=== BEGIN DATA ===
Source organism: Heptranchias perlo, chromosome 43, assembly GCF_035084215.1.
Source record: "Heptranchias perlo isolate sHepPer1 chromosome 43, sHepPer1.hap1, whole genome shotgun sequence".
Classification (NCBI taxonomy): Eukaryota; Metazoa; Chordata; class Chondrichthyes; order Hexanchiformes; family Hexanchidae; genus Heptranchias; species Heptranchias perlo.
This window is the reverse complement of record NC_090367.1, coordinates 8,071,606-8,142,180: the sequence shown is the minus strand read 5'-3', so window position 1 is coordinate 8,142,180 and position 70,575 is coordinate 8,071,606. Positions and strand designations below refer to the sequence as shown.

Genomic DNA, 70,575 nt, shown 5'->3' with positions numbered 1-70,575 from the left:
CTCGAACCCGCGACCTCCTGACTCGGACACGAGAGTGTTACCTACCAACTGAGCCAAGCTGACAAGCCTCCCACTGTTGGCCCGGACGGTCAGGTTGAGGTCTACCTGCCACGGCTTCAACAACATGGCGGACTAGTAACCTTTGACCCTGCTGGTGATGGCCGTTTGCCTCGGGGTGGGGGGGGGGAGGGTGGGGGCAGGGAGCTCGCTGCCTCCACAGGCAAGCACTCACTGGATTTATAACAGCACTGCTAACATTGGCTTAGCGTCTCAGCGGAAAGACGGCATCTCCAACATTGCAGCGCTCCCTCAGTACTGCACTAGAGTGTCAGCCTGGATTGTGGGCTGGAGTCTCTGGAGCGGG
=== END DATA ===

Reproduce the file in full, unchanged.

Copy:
Source organism: Heptranchias perlo, chromosome 43, assembly GCF_035084215.1.
Source record: "Heptranchias perlo isolate sHepPer1 chromosome 43, sHepPer1.hap1, whole genome shotgun sequence".
Classification (NCBI taxonomy): Eukaryota; Metazoa; Chordata; class Chondrichthyes; order Hexanchiformes; family Hexanchidae; genus Heptranchias; species Heptranchias perlo.
This window is the reverse complement of record NC_090367.1, coordinates 8,071,606-8,142,180: the sequence shown is the minus strand read 5'-3', so window position 1 is coordinate 8,142,180 and position 70,575 is coordinate 8,071,606. Positions and strand designations below refer to the sequence as shown.

Genomic DNA, 70,575 nt, shown 5'->3' with positions numbered 1-70,575 from the left:
CTCGAACCCGCGACCTCCTGACTCGGACACGAGAGTGTTACCTACCAACTGAGCCAAGCTGACAAGCCTCCCACTGTTGGCCCGGACGGTCAGGTTGAGGTCTACCTGCCACGGCTTCAACAACATGGCGGACTAGTAACCTTTGACCCTGCTGGTGATGGCCGTTTGCCTCGGGGTGGGGGGGGGGAGGGTGGGGGCAGGGAGCTCGCTGCCTCCACAGGCAAGCACTCACTGGATTTATAACAGCACTGCTAACATTGGCTTAGCGTCTCAGCGGAAAGACGGCATCTCCAACATTGCAGCGCTCCCTCAGTACTGCACTAGAGTGTCAGCCTGGATTGTGGGCTGGAGTCTCTGGAGCGGG